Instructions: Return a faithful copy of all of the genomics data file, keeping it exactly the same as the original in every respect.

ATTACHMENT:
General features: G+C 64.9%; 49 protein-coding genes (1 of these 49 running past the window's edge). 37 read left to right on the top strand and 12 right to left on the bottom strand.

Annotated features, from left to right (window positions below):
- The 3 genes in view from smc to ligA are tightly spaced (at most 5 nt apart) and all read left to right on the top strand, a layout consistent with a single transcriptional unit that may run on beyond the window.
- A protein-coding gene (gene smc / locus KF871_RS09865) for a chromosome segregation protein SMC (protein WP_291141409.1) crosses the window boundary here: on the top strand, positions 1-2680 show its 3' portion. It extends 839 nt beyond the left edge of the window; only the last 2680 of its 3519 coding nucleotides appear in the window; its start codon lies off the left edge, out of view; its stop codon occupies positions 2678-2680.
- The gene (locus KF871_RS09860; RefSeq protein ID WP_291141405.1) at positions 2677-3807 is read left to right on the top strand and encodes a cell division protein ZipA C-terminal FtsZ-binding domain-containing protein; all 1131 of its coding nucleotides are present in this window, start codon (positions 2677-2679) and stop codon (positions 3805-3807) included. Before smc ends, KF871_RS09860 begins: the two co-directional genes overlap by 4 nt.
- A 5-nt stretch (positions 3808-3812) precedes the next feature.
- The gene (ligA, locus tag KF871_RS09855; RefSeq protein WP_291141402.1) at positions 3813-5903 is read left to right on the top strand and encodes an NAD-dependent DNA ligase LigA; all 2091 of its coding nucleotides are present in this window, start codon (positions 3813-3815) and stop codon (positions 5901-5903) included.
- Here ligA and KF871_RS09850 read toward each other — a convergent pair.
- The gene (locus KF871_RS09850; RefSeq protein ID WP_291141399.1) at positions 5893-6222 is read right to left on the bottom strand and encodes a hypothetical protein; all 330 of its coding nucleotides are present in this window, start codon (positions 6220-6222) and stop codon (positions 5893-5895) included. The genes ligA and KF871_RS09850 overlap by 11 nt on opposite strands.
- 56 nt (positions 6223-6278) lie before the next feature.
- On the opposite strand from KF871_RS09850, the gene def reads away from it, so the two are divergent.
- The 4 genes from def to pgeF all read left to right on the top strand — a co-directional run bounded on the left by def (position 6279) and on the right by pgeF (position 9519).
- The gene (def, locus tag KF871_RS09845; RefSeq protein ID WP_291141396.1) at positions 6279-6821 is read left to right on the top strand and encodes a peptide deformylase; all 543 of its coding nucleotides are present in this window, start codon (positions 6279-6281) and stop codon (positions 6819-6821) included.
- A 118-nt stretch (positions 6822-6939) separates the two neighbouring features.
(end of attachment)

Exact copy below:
General features: G+C 64.9%; 49 protein-coding genes (1 of these 49 running past the window's edge). 37 read left to right on the top strand and 12 right to left on the bottom strand.

Annotated features, from left to right (window positions below):
- The 3 genes in view from smc to ligA are tightly spaced (at most 5 nt apart) and all read left to right on the top strand, a layout consistent with a single transcriptional unit that may run on beyond the window.
- A protein-coding gene (gene smc / locus KF871_RS09865) for a chromosome segregation protein SMC (protein WP_291141409.1) crosses the window boundary here: on the top strand, positions 1-2680 show its 3' portion. It extends 839 nt beyond the left edge of the window; only the last 2680 of its 3519 coding nucleotides appear in the window; its start codon lies off the left edge, out of view; its stop codon occupies positions 2678-2680.
- The gene (locus KF871_RS09860; RefSeq protein ID WP_291141405.1) at positions 2677-3807 is read left to right on the top strand and encodes a cell division protein ZipA C-terminal FtsZ-binding domain-containing protein; all 1131 of its coding nucleotides are present in this window, start codon (positions 2677-2679) and stop codon (positions 3805-3807) included. Before smc ends, KF871_RS09860 begins: the two co-directional genes overlap by 4 nt.
- A 5-nt stretch (positions 3808-3812) precedes the next feature.
- The gene (ligA, locus tag KF871_RS09855; RefSeq protein WP_291141402.1) at positions 3813-5903 is read left to right on the top strand and encodes an NAD-dependent DNA ligase LigA; all 2091 of its coding nucleotides are present in this window, start codon (positions 3813-3815) and stop codon (positions 5901-5903) included.
- Here ligA and KF871_RS09850 read toward each other — a convergent pair.
- The gene (locus KF871_RS09850; RefSeq protein ID WP_291141399.1) at positions 5893-6222 is read right to left on the bottom strand and encodes a hypothetical protein; all 330 of its coding nucleotides are present in this window, start codon (positions 6220-6222) and stop codon (positions 5893-5895) included. The genes ligA and KF871_RS09850 overlap by 11 nt on opposite strands.
- 56 nt (positions 6223-6278) lie before the next feature.
- On the opposite strand from KF871_RS09850, the gene def reads away from it, so the two are divergent.
- The 4 genes from def to pgeF all read left to right on the top strand — a co-directional run bounded on the left by def (position 6279) and on the right by pgeF (position 9519).
- The gene (def, locus tag KF871_RS09845; RefSeq protein ID WP_291141396.1) at positions 6279-6821 is read left to right on the top strand and encodes a peptide deformylase; all 543 of its coding nucleotides are present in this window, start codon (positions 6279-6281) and stop codon (positions 6819-6821) included.
- A 118-nt stretch (positions 6822-6939) separates the two neighbouring features.